Time to recap…

And there you have it – the traditional dissertation structure and layout, from A-Z. To recap, the core structure for a dissertation or thesis is (typically) as follows:

  • Acknowledgments page

Most importantly, the core chapters should reflect the research process (asking, investigating and answering your research question). Moreover, the research question(s) should form the golden thread throughout your dissertation structure. Everything should revolve around the research questions, and as you’ve seen, they should form both the start point (i.e. introduction chapter) and the endpoint (i.e. conclusion chapter).

I hope this post has provided you with clarity about the traditional dissertation/thesis structure and layout. If you have any questions or comments, please leave a comment below, or feel free to get in touch with us. Also, be sure to check out the rest of the  Grad Coach Blog .

masters dissertation planner

Psst… there’s more (for free)

This post is part of our dissertation mini-course, which covers everything you need to get started with your dissertation, thesis or research project. 

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Dissertation and thesis defense 101



many thanks i found it very useful

Derek Jansen

Glad to hear that, Arun. Good luck writing your dissertation.


Such clear practical logical advice. I very much needed to read this to keep me focused in stead of fretting.. Perfect now ready to start my research!


what about scientific fields like computer or engineering thesis what is the difference in the structure? thank you very much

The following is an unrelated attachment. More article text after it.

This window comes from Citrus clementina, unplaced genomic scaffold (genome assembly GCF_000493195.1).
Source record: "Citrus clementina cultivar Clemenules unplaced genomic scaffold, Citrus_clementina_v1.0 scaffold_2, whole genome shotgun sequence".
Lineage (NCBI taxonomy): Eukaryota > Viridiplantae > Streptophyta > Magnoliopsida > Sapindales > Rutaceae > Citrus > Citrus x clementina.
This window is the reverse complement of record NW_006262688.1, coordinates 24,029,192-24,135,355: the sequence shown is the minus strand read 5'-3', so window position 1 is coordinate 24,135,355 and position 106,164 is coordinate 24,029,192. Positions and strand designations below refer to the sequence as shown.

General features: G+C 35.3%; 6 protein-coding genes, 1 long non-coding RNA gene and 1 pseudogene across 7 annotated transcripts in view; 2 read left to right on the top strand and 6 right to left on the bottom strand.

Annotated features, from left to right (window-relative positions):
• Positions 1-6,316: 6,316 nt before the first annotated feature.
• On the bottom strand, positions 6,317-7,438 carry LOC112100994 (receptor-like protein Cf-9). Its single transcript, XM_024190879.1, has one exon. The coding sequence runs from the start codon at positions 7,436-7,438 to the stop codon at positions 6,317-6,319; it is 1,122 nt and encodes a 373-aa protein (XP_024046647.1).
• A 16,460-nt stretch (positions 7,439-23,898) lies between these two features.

Thanks so much this helped me a lot!

Ade Adeniyi

Very helpful and accessible. What I like most is how practical the advice is along with helpful tools/ links.

Thanks Ade!


Thank you so much sir.. It was really helpful..

You’re welcome!

Jp Raimundo

Hi! How many words maximum should contain the abstract?

Karmelia Renatee

Thank you so much 😊 Find this at the right moment

You’re most welcome. Good luck with your dissertation.


best ever benefit i got on right time thank you

Krishnan iyer

Many times Clarity and vision of destination of dissertation is what makes the difference between good ,average and great researchers the same way a great automobile driver is fast with clarity of address and Clear weather conditions .

I guess Great researcher = great ideas + knowledge + great and fast data collection and modeling + great writing + high clarity on all these

You have given immense clarity from start to end.

Alwyn Malan

Morning. Where will I write the definitions of what I’m referring to in my report?


Thank you so much Derek, I was almost lost! Thanks a tonnnn! Have a great day!

yemi Amos

Thanks ! so concise and valuable

Kgomotso Siwelane

This was very helpful. Clear and concise. I know exactly what to do now.

dauda sesay

Thank you for allowing me to go through briefly. I hope to find time to continue.

Patrick Mwathi

Really useful to me. Thanks a thousand times

Adao Bundi

Very interesting! It will definitely set me and many more for success. highly recommended.


Thank you soo much sir, for the opportunity to express my skills

mwepu Ilunga

Usefull, thanks a lot. Really clear


Very nice and easy to understand. Thank you .

Chrisogonas Odhiambo

That was incredibly useful. Thanks Grad Coach Crew!